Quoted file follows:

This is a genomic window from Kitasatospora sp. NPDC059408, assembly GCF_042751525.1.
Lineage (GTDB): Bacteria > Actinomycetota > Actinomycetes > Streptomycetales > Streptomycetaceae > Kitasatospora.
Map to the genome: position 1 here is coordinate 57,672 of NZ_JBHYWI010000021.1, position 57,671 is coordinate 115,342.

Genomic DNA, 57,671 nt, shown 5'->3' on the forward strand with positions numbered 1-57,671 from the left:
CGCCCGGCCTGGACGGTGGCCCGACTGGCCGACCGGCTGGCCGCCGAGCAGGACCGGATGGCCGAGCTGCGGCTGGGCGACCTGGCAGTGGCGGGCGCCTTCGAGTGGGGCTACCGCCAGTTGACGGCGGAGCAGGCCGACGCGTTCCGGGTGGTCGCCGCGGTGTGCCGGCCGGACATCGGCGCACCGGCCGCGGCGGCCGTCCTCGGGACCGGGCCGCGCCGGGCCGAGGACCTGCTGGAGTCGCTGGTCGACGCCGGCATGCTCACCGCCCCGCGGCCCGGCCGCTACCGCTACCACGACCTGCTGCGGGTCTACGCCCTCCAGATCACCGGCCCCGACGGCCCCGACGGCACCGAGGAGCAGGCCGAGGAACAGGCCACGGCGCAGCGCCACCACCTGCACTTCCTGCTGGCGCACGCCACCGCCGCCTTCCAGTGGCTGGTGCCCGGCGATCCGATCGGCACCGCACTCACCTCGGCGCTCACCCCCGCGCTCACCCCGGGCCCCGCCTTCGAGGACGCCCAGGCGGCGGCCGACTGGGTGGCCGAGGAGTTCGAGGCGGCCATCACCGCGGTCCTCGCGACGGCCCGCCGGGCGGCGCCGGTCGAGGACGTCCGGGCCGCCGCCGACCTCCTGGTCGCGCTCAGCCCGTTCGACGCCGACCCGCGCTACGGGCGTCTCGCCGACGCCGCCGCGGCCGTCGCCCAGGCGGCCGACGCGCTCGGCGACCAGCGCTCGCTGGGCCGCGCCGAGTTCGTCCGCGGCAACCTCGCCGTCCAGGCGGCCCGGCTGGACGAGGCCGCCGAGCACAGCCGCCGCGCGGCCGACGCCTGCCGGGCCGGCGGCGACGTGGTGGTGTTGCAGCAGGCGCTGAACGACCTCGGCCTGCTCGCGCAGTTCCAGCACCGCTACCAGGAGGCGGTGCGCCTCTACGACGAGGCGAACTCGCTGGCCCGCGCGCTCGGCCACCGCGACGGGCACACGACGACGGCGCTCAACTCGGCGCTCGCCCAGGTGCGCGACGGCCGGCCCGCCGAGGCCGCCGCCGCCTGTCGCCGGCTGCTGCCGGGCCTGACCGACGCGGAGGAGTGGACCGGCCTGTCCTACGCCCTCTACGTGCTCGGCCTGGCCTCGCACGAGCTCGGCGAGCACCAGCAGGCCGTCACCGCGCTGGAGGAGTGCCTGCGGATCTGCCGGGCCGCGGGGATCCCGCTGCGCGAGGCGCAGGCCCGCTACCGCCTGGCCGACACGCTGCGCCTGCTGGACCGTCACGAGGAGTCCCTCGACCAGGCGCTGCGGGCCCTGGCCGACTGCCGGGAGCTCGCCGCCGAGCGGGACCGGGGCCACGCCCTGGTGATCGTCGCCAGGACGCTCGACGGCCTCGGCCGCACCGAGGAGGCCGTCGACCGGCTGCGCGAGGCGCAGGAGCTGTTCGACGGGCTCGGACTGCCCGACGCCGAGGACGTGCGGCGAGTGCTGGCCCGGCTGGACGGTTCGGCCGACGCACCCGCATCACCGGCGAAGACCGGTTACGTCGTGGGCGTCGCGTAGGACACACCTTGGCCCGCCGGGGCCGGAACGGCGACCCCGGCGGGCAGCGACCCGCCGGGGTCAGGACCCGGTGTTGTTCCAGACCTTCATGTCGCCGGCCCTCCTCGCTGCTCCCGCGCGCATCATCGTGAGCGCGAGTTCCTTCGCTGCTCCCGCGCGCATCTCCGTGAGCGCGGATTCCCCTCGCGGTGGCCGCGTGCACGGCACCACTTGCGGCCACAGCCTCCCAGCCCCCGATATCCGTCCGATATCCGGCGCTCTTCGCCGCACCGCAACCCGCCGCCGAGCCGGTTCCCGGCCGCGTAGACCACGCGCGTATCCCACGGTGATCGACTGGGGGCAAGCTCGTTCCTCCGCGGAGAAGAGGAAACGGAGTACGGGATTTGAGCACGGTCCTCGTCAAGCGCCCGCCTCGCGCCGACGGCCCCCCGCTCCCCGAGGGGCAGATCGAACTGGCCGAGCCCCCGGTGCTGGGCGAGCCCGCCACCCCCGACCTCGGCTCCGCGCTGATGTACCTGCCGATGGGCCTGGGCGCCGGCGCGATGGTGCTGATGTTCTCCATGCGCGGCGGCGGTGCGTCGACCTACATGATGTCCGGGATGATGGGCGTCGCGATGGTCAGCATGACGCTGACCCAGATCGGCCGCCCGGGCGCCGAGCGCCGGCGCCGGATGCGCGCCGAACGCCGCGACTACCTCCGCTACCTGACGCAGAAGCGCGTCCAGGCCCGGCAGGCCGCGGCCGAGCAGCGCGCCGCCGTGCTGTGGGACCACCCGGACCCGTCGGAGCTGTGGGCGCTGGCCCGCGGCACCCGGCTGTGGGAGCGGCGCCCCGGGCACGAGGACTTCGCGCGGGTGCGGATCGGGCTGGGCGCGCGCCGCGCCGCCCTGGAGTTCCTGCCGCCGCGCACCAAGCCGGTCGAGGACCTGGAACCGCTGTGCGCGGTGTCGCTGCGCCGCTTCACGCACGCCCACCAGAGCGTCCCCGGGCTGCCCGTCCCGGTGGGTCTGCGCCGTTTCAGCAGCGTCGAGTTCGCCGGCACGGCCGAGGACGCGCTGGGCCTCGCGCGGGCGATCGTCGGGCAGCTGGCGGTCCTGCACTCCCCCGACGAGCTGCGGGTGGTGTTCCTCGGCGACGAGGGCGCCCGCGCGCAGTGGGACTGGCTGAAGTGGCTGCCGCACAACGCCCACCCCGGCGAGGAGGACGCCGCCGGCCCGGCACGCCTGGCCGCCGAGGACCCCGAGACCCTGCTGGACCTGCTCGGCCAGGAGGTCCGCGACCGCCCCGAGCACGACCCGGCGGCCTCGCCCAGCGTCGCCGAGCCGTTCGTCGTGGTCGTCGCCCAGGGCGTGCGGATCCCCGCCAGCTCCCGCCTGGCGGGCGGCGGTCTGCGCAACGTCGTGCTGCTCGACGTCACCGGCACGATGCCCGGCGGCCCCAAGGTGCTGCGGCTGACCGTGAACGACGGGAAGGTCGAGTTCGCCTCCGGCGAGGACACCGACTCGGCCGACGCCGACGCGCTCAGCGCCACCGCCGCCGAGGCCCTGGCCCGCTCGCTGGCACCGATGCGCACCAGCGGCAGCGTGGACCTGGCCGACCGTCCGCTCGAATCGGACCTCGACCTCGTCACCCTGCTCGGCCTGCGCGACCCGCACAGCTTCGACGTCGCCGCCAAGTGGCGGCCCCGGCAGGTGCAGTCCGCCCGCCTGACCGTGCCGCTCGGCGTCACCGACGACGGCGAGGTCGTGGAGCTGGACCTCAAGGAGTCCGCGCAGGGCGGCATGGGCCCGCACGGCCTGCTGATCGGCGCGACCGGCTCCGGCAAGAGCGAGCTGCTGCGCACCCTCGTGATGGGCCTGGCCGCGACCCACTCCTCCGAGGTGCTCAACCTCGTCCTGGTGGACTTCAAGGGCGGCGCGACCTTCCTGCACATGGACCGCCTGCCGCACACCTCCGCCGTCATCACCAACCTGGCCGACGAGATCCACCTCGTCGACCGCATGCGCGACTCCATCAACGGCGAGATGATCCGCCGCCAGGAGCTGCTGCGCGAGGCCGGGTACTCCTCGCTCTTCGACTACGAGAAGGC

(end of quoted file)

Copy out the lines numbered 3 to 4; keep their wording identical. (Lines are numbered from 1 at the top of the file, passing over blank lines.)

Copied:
Map to the genome: position 1 here is coordinate 57,672 of NZ_JBHYWI010000021.1, position 57,671 is coordinate 115,342.

Genomic DNA, 57,671 nt, shown 5'->3' on the forward strand with positions numbered 1-57,671 from the left: